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research-article

Experimental development and computational optimization of flat heat pipes for CubeSat applications

[+] Author and Article Information
Steven A. Isaacs

Department of Mechanical Engineering University of Colorado Boulder, CO, 80309
steven.isaacs@colorado.edu

Diego A. Arias

Roccor, LLC. Longmont, CO, 80503
diego.arias@roccor.com

Derek Hengeveld

LoadPath Albuquerque, NM, 87108
derek.hengeveld@loadpath.com

Peter Hamlington

Department of Mechanical Engineering University of Colorado Boulder, CO, 80309
peter.hamlington@colorado.edu

1Corresponding author.

ASME doi:10.1115/1.4036406 History: Received December 16, 2016; Revised March 28, 2017

Abstract

Due to the compact and modular nature of CubeSats, thermal management has become a major bottleneck in system design and performance. In this study, we outline the development, initial testing, and modeling of a flat, conformable, lightweight, and efficient two-phase heat strap called FlexCool, currently being developed at Roccor. Using acetone as the working fluid, the heat strap has an average effective thermal conductivity of 2,149 W/m-K, which is approximately four times greater than the thermal conductivity of pure copper. Moreover, the heat strap has a total thickness of only 0.86 mm and is able to withstand internal vapor pressures as high as 930 kPa, demonstrating the suitability of the heat strap for orbital environments where pressure differences can be large. A reduced-order, closed-form theoretical model has been developed in order to predict the maximum heat load achieved by the heat strap for different design and operating parameters. The model is validated using experimental measurements and is used here in combination with a genetic algorithm to optimize the design of the heat strap with respect to maximizing heat transport capability.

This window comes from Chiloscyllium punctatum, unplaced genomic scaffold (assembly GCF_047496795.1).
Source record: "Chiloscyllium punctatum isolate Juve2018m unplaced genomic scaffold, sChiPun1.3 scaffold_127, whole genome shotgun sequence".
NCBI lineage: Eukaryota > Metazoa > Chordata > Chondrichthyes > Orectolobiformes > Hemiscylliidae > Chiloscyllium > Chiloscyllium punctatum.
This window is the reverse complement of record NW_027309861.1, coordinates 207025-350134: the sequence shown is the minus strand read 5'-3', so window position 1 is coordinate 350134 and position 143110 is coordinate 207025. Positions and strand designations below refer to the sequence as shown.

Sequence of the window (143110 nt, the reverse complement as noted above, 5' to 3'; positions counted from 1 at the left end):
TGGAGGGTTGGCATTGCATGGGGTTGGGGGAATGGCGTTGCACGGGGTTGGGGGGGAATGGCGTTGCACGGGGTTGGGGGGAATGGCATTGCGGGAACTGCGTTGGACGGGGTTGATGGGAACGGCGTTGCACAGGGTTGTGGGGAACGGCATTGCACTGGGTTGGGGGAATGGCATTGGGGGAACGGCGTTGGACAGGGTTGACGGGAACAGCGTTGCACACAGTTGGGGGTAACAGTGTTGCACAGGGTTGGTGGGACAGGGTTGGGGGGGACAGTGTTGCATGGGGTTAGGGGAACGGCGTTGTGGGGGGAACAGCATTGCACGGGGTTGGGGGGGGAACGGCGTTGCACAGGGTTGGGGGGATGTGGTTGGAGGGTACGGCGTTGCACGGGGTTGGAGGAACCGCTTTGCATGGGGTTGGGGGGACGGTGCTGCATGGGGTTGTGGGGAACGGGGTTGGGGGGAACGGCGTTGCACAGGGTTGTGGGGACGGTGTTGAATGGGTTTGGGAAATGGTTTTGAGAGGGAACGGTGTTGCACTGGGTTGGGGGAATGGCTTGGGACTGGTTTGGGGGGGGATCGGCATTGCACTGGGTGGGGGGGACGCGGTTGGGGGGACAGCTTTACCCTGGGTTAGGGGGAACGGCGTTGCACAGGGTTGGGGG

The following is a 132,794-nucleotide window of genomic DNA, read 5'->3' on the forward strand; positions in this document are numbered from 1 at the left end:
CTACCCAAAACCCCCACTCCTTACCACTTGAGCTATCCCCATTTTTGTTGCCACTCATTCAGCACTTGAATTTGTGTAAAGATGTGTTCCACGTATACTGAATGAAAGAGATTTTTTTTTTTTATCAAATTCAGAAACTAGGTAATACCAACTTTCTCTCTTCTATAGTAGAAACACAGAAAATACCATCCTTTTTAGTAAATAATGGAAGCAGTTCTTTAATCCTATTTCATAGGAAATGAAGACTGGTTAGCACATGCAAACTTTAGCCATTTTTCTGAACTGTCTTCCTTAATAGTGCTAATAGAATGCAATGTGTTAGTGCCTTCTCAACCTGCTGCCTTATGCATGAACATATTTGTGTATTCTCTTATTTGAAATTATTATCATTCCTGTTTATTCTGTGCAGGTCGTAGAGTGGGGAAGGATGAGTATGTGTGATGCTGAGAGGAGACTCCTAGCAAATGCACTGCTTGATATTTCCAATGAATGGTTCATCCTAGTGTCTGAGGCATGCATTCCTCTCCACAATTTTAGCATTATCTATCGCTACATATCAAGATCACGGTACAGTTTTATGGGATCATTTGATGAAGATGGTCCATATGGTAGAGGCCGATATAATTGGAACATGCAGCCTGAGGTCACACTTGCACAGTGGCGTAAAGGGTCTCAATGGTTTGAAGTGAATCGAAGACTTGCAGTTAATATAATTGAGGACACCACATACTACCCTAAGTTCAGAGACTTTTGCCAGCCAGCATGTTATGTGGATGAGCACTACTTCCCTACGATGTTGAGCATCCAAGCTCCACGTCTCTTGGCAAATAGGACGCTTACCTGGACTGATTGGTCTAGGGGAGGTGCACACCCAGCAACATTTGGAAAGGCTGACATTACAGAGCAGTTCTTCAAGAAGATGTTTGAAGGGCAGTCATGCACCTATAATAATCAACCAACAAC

Copyright (c) 2017 by ASME
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